J Wingfield's shirts are woven in North & South Carolina and manufactured in Texas. They enjoy a wide distribution throughout central and eastern US, found in local retailers. They also make ties, and casual shirts. Their dress shirts sell for between $50-125. No revenue information could be found.

Another manufacturer-retailer, Mizzen+Maine are relatively new to the dress shirt scene, but making news a promising startup. Their unique selling point is all shirts are made from a moisture-wicking "performance fabric" for ultimate comfort and coolness. Already with an approximate $5.1 million in revenue, they also recently received a third round of funding from prominent PE firm L Catterton. Their shirts are already being sold in over 300 stores, including Nordstrom, Saks Fifth Avenue, and many local retailers. Its shirts are priced between $125-145. Their shirts are made at their facility in Dallas, Texas. They also sell an extensive line of other men's clothing and accessories.

conclusion

In conclusion, despite no public market research or reports listing the largest US manfaucters of high-end men's dress shirts and their market share, we have compiled a list of 10 prominent, profitable brands and manufacturers making dress shirts in the USA.
Part
02
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Part
02

Current market share (size) for high-end dress shirts in the U.S.

In the U.S., the market for high-end men's dress shirts is worth an estimated $5.7 billion. Approximately 76 million units are sold in this market per year. There is a notable market opportunity for retailers in this space, as the market share for high-end men's apparel is growing while the under-$50 market is shrinking. Despite extensive searching, I was not able to find information specific to retailers using isolate cotton; nor was I was able to find specifics on the over-$50 price point market. Instead, I've defined "high-end" as the same as the luxury apparel market, as you'll see in my calculations. You'll find a deep dive of my research below.

findings and triangulation


According to data from Statista, the men's shirt market in the U.S. will be worth a projected $21.19 billion this year. The average per capita revenue in this market is $64.53, with the average unit price of $21. The total sales volume is 993 million pieces, with an average per capita shirt volume of 3 pieces. Men's shirts account for roughly 23.5% of the total men's and boy's apparel market in the U.S., worth $90 billion.

To determine the share of this market that is specific to high-end dress shirts, I started by comparing it to the luxury apparel market. The global market for men's luxury apparel is projected to be worth $33 billion by 2020. That's a 14% increase from 2015, meaning that the 2015 market size was roughly $28 billion:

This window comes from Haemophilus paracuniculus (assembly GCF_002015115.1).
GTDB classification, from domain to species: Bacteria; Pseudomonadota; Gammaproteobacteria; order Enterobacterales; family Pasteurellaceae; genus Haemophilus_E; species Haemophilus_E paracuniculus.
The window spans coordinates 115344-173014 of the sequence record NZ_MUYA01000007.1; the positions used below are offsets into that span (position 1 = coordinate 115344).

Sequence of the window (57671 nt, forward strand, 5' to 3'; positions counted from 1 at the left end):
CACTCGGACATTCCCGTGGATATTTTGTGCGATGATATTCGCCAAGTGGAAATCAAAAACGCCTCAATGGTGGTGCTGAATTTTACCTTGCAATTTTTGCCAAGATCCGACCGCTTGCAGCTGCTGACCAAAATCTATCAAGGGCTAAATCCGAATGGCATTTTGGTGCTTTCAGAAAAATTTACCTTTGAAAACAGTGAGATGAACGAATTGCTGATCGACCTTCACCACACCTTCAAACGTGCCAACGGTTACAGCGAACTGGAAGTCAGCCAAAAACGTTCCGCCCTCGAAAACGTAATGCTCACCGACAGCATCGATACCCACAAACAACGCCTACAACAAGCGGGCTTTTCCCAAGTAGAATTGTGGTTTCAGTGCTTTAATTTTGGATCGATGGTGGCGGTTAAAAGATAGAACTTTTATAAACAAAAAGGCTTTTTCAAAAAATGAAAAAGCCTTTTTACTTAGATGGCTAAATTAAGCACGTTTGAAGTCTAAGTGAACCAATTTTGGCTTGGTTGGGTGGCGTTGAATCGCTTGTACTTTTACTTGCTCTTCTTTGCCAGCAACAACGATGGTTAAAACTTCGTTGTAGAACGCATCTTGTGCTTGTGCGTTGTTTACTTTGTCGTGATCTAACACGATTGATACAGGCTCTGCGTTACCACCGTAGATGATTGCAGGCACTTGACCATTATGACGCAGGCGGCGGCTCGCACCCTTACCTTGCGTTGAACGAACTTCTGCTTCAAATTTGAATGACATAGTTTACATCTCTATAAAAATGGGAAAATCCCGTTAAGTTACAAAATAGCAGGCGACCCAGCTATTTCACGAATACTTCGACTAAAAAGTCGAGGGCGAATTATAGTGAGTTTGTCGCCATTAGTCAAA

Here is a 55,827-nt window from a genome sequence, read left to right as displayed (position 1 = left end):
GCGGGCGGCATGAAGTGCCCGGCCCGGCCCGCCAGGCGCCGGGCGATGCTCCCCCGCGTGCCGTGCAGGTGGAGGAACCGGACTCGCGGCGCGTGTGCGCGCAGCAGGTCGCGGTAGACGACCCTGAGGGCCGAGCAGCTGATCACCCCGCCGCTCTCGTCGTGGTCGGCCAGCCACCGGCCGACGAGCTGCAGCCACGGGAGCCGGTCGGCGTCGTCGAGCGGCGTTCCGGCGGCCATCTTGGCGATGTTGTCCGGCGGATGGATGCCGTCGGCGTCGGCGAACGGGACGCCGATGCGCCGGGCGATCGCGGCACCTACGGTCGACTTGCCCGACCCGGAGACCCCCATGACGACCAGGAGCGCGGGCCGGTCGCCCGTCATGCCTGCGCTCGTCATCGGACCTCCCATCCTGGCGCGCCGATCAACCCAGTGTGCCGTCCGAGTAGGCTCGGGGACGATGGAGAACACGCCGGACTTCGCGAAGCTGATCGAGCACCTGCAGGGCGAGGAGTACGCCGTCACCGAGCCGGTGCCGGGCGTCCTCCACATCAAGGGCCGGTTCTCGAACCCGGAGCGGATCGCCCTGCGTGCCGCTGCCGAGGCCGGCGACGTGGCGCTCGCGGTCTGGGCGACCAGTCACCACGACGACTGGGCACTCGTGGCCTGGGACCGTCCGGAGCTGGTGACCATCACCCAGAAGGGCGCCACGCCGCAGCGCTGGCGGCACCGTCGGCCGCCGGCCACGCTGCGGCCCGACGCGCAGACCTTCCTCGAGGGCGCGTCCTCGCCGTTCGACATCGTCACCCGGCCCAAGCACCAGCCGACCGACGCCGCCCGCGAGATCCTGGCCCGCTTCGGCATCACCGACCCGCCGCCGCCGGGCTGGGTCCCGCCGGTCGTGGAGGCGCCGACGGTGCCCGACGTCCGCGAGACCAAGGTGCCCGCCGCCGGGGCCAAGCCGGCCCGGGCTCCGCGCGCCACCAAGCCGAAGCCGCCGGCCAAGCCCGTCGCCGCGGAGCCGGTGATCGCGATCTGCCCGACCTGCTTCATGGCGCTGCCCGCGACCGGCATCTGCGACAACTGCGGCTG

14% of 33 billion = 4.62 billion
33 billion - 4.62 billion = 28.38 billion

That averages out to roughly $1 billion in growth each year from 2015-2020. So, to backtrack from 2020 to 2018, we can subtract $2 billion from the $33 billion market size to get an estimated $31 billion market size for global luxury men's apparel in 2018.

To determine the U.S. share of that market, we can look at the men's apparel market overall. The $90 billion menswear market in the U.S. is roughly 20% of the global $460 billion menswear market. If we assume that same ratio holds true for the luxury market, at least roughly, then we can estimate that the U.S. luxury men's apparel market is worth $24.8 billion:

20% of $31 billion = $6.2 billion
$31 billion - $6.2 billion = $24.8 billion

Finally, we have to determine how much of that market comes from high-end dress shirts. As I mentioned above, the market for men's shirts in the U.S. is worth $21.19 billion. This figure already excludes T-shirts and singlets, including only dress and casual shirts. As determined above, men in the U.S. are spending $24.8 billion on luxury apparel, which is 27% of the total $90 billion men's apparel market. If we apply this ratio to shirts, we can estimate that the market size for high-end dress shirts is $5.7 billion:

$21.19 billion (men's shirt market) x 27% (luxury share) = $5.7 billion

If we assume that the average price for a high-end dress shirt is $75, then we can estimate the units sold for this market at 76 million:

$5.7 billion total market / $75 per unit = 76 million units sold

There is a significant opportunity for retailers to increase their market share of dress shirts. Overall, men are spending more on apparel per month than women - $85 compared to $75. Moreover, the under-$50 segment of the men's apparel market has actually lost 8% of its market share since 2013, showing that the high-end market is growing its market share. In 2017, products under $50 accounted for only 32% of the market, compared with 40% in 2013. In addition, the average price of menswear overall is up by 60% right now.

conclusion

To wrap up, the U.S. market for men's high-end dress shirts is worth approximately $5.7 billion. An estimated 76 million units are sold in this market per year. There is significant market opportunity in high-end men's apparel, with the under-$50 market losing 8% of its market share since 2013.
Sources
Sources

From Part 01